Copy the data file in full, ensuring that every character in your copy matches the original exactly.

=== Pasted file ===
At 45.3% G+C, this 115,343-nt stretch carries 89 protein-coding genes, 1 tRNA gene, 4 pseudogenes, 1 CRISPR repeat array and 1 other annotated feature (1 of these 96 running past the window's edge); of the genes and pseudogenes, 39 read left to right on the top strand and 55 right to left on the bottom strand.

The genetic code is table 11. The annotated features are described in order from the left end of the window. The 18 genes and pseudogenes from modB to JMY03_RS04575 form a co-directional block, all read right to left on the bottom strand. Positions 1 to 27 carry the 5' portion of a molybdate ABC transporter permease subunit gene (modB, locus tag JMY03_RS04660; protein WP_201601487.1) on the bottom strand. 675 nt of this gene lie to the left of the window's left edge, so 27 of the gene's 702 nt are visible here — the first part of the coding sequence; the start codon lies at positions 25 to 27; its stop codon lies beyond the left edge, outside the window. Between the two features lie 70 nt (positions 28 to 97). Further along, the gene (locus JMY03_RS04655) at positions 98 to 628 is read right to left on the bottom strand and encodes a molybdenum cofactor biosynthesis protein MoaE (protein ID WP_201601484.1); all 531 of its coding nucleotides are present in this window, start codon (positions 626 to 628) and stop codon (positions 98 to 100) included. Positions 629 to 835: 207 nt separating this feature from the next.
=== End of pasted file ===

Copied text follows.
At 45.3% G+C, this 115,343-nt stretch carries 89 protein-coding genes, 1 tRNA gene, 4 pseudogenes, 1 CRISPR repeat array and 1 other annotated feature (1 of these 96 running past the window's edge); of the genes and pseudogenes, 39 read left to right on the top strand and 55 right to left on the bottom strand.

The genetic code is table 11. The annotated features are described in order from the left end of the window. The 18 genes and pseudogenes from modB to JMY03_RS04575 form a co-directional block, all read right to left on the bottom strand. Positions 1 to 27 carry the 5' portion of a molybdate ABC transporter permease subunit gene (modB, locus tag JMY03_RS04660; protein WP_201601487.1) on the bottom strand. 675 nt of this gene lie to the left of the window's left edge, so 27 of the gene's 702 nt are visible here — the first part of the coding sequence; the start codon lies at positions 25 to 27; its stop codon lies beyond the left edge, outside the window. Between the two features lie 70 nt (positions 28 to 97). Further along, the gene (locus JMY03_RS04655) at positions 98 to 628 is read right to left on the bottom strand and encodes a molybdenum cofactor biosynthesis protein MoaE (protein ID WP_201601484.1); all 531 of its coding nucleotides are present in this window, start codon (positions 626 to 628) and stop codon (positions 98 to 100) included. Positions 629 to 835: 207 nt separating this feature from the next.